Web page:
Tuesday, December 31, 2013


Basin built in 1888
Four nymphs sculpted in 1901:
At the center
"Glaucus fighting a Merman" 1912 all works by the Sicilian Mario Rutelli (1859/1943)
In Greek mythology, the Naiads were the nymphs who lived in rivers and lakes, in fresh water. The nymphs who lived in the salt waters were known as Ocean Nymphs or Nereids, therefore the very attractive nymph of the fountain of the oceans is not really a Naiad
Apparently the face of Glaucus is the portrait of the Roman poet Trilussa, according to the testimony of the great grandson of the artist, the politician, former mayor of Rome, Francesco Rutelli
It is the ending fountain of the ACQUA PIA ANTICA MARCIA aqueduct restored by Luigi Canina (1795/1856) for Pius IX Mastai-Ferretti (1846/78)
"While the Naiads present a model of firmness Art Nouveau style, the Glaucus shows clearly the suggestion exercised on the Palermitan sculptor by the work of Bernini" (Giorgio Muratore)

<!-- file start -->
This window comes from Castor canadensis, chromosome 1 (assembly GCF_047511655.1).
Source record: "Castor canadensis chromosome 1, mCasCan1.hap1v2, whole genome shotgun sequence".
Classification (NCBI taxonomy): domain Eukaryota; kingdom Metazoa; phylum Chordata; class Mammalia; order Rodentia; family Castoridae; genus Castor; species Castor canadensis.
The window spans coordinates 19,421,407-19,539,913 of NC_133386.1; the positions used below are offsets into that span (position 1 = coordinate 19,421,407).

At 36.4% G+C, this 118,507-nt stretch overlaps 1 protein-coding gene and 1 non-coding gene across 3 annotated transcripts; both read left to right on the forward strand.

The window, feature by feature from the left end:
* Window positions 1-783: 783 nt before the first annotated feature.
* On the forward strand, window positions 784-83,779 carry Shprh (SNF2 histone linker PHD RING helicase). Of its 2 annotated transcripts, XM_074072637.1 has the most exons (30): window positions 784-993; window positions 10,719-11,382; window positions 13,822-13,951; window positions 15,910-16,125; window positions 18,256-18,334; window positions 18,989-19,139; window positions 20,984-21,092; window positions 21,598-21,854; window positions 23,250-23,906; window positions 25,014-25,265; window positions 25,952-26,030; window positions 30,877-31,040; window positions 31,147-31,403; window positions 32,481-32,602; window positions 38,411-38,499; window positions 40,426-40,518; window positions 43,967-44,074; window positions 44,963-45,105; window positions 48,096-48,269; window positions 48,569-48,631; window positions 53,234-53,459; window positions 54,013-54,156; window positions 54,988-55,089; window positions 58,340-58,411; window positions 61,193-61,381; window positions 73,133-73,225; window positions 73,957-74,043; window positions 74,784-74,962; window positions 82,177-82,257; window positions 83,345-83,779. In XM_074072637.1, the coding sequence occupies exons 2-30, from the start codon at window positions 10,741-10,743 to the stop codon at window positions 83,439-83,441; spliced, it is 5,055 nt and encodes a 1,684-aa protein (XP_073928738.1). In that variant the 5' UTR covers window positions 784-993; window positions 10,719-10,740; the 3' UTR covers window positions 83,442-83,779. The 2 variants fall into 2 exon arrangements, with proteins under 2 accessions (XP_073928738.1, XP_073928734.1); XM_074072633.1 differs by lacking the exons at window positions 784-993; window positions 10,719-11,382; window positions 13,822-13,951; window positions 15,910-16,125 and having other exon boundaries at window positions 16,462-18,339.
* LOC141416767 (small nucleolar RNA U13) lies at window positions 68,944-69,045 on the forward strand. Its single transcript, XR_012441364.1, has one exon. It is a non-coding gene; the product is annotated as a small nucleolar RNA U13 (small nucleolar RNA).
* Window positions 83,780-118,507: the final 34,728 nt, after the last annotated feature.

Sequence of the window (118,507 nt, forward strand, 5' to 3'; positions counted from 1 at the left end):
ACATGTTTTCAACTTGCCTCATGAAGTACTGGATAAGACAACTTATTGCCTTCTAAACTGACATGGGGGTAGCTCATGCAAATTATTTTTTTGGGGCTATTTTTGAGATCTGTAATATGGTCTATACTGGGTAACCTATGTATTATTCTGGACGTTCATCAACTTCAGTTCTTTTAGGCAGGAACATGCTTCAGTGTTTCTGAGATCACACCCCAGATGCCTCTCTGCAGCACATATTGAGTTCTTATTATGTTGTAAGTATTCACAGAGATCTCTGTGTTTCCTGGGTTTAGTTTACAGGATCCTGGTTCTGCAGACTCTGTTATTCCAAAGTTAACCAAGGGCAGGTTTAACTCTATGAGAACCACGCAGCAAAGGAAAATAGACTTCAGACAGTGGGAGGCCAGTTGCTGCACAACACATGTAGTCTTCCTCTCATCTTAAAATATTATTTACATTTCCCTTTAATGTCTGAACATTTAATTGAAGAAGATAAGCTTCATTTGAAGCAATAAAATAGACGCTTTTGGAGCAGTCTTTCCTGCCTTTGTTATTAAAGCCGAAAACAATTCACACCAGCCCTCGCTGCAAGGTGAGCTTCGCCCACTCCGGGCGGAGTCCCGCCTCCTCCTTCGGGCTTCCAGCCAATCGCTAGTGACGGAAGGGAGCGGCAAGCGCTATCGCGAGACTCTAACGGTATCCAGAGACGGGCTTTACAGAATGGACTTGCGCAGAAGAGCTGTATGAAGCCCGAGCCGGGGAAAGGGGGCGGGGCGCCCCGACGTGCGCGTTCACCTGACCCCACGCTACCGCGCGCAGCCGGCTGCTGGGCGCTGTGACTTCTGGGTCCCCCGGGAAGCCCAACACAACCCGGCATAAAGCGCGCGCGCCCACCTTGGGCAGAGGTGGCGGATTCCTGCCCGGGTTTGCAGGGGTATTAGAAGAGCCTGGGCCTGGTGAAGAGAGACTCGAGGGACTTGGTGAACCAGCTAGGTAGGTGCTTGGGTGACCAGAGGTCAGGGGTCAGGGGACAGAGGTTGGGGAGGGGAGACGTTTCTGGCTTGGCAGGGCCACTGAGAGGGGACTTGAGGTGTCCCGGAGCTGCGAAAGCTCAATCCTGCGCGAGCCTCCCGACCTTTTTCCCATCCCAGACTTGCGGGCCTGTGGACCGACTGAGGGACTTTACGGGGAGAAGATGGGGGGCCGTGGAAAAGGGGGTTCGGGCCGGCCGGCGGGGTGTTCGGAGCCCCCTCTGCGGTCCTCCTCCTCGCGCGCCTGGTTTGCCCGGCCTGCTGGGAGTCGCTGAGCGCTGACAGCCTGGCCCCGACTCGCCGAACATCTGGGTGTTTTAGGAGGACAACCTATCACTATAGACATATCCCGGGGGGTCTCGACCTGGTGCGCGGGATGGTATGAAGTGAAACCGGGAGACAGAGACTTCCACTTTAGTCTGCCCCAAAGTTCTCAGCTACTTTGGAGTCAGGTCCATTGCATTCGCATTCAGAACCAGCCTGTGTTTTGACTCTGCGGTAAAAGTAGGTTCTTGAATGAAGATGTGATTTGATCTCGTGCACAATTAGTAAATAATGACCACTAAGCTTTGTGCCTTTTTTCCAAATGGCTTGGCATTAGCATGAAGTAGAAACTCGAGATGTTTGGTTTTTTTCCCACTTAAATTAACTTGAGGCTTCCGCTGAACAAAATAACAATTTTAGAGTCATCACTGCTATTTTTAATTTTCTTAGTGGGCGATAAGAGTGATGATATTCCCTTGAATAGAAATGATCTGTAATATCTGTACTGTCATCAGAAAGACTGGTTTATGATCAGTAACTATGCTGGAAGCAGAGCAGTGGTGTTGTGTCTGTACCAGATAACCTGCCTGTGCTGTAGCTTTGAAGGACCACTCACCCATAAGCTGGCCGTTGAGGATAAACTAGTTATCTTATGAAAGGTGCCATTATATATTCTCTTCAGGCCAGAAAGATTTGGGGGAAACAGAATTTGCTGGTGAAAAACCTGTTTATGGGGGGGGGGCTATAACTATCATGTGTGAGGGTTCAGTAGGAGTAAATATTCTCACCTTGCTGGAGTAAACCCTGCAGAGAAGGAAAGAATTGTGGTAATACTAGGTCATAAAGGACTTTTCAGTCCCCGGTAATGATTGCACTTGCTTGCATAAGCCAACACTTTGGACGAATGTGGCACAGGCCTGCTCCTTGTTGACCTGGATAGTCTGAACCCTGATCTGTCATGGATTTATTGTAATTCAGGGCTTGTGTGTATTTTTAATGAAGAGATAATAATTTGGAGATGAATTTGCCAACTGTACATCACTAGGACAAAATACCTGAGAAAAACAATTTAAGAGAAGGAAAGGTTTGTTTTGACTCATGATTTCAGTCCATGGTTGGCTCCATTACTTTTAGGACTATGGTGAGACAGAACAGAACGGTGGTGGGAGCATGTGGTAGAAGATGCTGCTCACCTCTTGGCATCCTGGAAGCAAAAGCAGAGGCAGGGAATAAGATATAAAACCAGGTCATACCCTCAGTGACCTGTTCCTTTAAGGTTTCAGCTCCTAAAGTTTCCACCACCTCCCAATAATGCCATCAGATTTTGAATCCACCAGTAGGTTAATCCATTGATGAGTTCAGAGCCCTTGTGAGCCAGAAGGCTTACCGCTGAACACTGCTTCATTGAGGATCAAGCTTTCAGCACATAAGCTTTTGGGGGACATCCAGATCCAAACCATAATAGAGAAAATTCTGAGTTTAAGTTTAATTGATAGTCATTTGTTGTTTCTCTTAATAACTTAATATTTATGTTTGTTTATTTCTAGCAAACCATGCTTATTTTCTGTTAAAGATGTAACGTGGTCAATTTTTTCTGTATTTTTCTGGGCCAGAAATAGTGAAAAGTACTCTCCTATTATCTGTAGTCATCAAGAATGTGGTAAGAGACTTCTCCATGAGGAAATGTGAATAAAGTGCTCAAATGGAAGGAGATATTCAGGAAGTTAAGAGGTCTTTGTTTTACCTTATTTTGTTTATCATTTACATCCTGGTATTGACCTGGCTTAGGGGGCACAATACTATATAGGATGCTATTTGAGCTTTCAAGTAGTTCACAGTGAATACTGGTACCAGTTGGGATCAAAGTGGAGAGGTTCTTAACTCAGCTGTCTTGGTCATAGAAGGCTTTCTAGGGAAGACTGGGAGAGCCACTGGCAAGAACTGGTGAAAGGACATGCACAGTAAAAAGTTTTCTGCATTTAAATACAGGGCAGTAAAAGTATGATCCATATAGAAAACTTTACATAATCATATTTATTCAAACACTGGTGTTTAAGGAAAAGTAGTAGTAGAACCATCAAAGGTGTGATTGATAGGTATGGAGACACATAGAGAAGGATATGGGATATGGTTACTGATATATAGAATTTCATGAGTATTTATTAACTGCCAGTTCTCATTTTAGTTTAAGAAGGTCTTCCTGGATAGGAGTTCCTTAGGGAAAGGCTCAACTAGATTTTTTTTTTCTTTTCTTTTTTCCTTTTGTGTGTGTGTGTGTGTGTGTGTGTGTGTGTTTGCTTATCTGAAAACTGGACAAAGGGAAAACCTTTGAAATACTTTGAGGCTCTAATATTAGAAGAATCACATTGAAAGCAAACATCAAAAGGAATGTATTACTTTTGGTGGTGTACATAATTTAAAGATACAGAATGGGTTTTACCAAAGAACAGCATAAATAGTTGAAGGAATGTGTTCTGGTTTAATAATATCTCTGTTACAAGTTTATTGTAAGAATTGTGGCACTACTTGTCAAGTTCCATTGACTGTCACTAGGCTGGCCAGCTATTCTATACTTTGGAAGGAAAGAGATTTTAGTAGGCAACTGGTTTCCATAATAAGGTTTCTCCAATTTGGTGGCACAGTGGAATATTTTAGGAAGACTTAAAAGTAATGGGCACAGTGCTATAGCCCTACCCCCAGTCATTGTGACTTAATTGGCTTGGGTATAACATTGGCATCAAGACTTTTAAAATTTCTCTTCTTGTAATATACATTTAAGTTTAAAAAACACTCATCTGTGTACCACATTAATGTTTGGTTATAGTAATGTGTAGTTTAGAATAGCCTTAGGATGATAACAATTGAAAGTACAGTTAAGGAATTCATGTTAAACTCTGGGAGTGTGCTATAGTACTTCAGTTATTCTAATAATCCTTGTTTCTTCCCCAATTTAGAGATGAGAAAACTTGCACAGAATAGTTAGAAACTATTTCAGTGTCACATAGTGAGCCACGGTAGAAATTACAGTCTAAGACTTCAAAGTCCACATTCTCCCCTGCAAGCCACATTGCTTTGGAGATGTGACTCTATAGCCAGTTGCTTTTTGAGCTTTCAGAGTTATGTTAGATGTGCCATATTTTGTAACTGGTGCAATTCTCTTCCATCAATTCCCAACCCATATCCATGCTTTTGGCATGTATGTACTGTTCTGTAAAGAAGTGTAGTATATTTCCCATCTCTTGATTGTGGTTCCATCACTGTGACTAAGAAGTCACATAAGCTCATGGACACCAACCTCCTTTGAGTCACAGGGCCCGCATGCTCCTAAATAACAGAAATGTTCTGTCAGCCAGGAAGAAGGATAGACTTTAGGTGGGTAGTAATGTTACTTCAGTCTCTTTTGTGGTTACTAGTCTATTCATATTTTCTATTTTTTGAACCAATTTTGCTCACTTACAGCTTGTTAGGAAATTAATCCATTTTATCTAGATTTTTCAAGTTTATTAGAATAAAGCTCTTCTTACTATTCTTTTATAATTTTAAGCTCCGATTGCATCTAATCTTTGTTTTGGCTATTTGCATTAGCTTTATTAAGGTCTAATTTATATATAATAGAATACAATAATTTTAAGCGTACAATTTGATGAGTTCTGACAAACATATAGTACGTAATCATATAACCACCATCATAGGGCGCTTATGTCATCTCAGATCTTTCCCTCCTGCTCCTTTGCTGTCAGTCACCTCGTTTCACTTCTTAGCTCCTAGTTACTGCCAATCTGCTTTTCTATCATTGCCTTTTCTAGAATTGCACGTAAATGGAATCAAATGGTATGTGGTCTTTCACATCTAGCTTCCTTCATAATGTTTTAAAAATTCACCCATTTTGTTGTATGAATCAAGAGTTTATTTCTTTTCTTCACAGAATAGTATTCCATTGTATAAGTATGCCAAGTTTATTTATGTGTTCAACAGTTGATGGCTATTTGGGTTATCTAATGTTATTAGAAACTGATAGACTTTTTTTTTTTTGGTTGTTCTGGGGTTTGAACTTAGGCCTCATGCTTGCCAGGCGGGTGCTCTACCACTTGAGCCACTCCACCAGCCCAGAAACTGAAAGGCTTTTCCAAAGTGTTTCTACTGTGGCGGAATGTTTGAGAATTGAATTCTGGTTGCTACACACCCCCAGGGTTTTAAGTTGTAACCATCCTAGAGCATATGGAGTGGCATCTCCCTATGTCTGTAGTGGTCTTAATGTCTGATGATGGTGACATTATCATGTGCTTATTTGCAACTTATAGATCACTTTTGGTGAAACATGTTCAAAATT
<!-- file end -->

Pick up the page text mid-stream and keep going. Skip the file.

The first ending fountain of the Acqua Marcia was a meaningless round basin in the area where now is the Obelisk of Dogali: it was inaugurated on September 10, 1870, ten days before the breach of Porta Pia and this did lead to the popular saying: "Acqua Pia, oggi tua domani mia" (Acqua Pia, now yours tomorrow mine) in reference to the end of the temporal power of popes
The nudity of the Naiads created a big scandal, so much that a popular legend has it that Rutelli was forced to change his original plan for Glaucus in the middle: instead of a naked woman and a naked man embraced, now the naked man embraces a fish

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